Handling Claims Right, From the Start

By: | May 12, 2014

John D’Alusio has more than 35 years' experience in insurance and claims. He has been the senior claims and operations officer of three national claim departments for carriers and TPAs. John has written extensively on the Medicare Secondary Payer Law and other insurance topics. He can be reached at [email protected]

One of the most important aspects of handling workers’ comp claims correctly is immediately determining the nature of the loss based on the employer’s first report of injury (FROI), and a phone call or two. Does the claim involve no compensable lost time, thus making it a medical only (MO) claim, or is there lost time in excess of the state waiting period, which would render it an indemnity claim?

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At times, the FROI indicates there is no lost time. The case is then assigned to a medical only adjuster for cursory investigation, if any, and adjudication. However, even though the FROI may state there was no lost time involved, it is far from uncommon to find out the report was incorrect about the employee’s loss of compensable time from work. Conversely, the opposite also applies where a FROI might indicate lost time, assigned to a lost time adjuster, but the employee does wind up losing authorized time from work as a result of the injury or condition.

Clearly the level of investigation differs with each type of loss. Medical only claims normally have one or two point contact (the employer or the employer and the doctor), while lost time cases usually require three point contact (employer, employee, and medical provider) and involves more detailed fact finding. Or at least that is the way it supposed to work.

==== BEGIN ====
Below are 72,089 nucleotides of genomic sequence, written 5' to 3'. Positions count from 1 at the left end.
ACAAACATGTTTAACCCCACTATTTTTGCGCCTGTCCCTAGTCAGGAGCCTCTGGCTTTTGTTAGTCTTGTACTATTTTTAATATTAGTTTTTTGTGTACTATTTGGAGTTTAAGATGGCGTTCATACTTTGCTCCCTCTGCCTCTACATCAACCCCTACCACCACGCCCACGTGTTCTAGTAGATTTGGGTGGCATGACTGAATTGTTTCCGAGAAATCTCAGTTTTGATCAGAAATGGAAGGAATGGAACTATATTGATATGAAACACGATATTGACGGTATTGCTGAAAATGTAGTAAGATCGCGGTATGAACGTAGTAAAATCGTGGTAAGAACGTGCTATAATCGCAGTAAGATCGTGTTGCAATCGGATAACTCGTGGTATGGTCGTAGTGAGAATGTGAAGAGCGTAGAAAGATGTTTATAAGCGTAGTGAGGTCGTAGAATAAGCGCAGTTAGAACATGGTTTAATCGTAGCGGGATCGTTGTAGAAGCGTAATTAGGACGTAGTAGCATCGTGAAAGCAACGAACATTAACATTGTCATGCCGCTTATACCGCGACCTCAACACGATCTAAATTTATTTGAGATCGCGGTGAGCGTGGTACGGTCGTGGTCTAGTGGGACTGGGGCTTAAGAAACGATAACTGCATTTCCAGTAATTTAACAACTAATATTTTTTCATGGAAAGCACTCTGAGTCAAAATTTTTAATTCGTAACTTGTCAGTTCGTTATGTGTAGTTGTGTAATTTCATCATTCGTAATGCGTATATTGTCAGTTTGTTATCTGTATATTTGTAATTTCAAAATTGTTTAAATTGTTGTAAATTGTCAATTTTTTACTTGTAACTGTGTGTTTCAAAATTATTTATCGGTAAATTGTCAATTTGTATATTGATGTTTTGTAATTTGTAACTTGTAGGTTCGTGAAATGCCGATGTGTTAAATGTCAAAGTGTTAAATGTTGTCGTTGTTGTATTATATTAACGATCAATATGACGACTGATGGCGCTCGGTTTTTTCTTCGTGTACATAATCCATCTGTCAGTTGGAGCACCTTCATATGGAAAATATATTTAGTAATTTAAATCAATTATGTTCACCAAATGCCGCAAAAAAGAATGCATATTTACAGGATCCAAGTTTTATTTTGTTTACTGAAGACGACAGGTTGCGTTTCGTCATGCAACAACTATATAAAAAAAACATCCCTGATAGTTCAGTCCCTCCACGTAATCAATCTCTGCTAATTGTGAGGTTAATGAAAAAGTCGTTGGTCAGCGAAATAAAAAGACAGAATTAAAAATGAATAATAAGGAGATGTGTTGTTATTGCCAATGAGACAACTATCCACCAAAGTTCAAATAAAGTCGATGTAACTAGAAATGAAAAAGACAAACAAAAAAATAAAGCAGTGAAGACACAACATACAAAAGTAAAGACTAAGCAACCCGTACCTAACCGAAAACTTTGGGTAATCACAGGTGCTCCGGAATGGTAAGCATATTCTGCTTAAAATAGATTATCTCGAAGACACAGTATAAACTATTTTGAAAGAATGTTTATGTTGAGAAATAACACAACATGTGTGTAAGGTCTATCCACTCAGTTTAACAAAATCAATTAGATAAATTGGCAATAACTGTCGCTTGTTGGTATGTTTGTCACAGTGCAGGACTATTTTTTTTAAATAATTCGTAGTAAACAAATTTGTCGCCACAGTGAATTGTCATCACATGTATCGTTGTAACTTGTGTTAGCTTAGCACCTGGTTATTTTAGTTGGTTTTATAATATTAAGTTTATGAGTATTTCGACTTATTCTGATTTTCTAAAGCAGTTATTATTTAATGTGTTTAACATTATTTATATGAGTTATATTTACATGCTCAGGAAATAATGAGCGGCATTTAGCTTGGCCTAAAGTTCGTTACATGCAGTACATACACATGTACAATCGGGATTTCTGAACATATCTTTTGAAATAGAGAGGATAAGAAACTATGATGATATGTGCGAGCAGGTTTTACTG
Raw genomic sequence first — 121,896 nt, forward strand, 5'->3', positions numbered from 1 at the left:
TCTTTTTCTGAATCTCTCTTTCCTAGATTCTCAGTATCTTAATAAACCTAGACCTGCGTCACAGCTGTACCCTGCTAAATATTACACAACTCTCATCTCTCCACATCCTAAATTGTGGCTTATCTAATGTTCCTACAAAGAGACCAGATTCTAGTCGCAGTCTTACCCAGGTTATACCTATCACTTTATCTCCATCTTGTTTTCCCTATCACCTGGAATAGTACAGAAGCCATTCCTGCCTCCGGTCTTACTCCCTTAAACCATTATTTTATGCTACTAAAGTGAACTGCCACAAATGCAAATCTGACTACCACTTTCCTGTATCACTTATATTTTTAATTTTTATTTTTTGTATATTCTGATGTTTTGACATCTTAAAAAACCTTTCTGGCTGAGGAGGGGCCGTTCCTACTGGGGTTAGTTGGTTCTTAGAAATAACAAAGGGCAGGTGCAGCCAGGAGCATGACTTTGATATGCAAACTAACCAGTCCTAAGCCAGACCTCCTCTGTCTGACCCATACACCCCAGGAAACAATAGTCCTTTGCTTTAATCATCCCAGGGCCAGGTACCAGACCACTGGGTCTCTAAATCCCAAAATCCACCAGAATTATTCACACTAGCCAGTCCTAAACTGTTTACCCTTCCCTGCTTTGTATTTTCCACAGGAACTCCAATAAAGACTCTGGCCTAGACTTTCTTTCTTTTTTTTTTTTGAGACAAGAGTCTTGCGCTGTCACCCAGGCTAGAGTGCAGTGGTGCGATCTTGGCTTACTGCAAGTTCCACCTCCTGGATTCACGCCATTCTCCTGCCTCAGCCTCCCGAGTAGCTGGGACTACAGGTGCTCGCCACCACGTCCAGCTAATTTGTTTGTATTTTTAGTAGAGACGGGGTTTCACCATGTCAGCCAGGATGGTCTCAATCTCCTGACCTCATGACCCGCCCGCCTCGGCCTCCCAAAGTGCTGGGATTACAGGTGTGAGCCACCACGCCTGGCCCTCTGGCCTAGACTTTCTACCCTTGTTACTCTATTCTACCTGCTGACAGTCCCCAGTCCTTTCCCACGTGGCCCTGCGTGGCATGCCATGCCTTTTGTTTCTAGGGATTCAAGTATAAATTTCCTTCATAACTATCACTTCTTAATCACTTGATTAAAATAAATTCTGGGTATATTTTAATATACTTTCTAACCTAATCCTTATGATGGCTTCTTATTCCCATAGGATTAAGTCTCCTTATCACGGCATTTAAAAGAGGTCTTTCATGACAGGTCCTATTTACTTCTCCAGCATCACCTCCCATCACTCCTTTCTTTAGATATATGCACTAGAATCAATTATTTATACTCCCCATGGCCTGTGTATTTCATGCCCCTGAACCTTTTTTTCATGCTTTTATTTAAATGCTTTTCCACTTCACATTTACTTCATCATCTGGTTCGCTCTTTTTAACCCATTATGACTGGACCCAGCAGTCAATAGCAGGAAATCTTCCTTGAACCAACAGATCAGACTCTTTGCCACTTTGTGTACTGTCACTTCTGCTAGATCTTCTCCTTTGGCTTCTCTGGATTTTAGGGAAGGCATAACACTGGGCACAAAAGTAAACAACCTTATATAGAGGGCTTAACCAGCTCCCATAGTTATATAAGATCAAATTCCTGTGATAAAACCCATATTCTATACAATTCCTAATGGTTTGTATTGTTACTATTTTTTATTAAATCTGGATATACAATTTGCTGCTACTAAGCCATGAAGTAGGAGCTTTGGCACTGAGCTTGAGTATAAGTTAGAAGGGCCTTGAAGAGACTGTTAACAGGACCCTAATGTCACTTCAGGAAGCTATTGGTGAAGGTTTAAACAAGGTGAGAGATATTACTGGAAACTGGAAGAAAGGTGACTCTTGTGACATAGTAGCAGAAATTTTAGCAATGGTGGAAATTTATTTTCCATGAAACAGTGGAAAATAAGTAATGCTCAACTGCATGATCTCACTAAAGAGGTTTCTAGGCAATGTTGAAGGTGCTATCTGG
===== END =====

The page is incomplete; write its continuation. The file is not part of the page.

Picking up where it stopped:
The proper determination of the claim type has financial consequences with third party administrator handling. TPAs charge more for handling lost time claims than they do for medical only cases. However, there is a double edged sword here. The overarching objective should be that a case is properly investigated regardless of type.

A typical scenario is that a claim is reported with no compensable lost time but involves an aberrant set of circumstances. This can be anything from occupation exposure, to an accident that takes place off-premises with the employee allegedly conducting the employer’s business. Should the case be classified as an MO and simply given to the medical only adjuster as if the exceptional circumstances of the alleged injury did not matter, or should it be assigned to a lost time adjuster for a full investigation?

The answer should depend on the claim particulars rather than a simple rote procedure strictly predicated on whether lost time is involved. For example, let us postulate that a FROI is received by a TPA. It states there is no compensable lost time involved, but the cause of the injury is inhalation of deleterious fumes. Is this a claim that should be simply assigned to an MO adjuster for one or two point contact and to confirm no lost time before simply processing the medical bills, or to a lost time adjuster for a full investigation on compensability and causal relationship?

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The client may complain about being overcharged if an MO case is handled as a lost time claim, It is probably also a good wager that they would complain even more if the claim wasn’t initially properly investigated and then became more serious, eventually involving litigation, and significant exposure.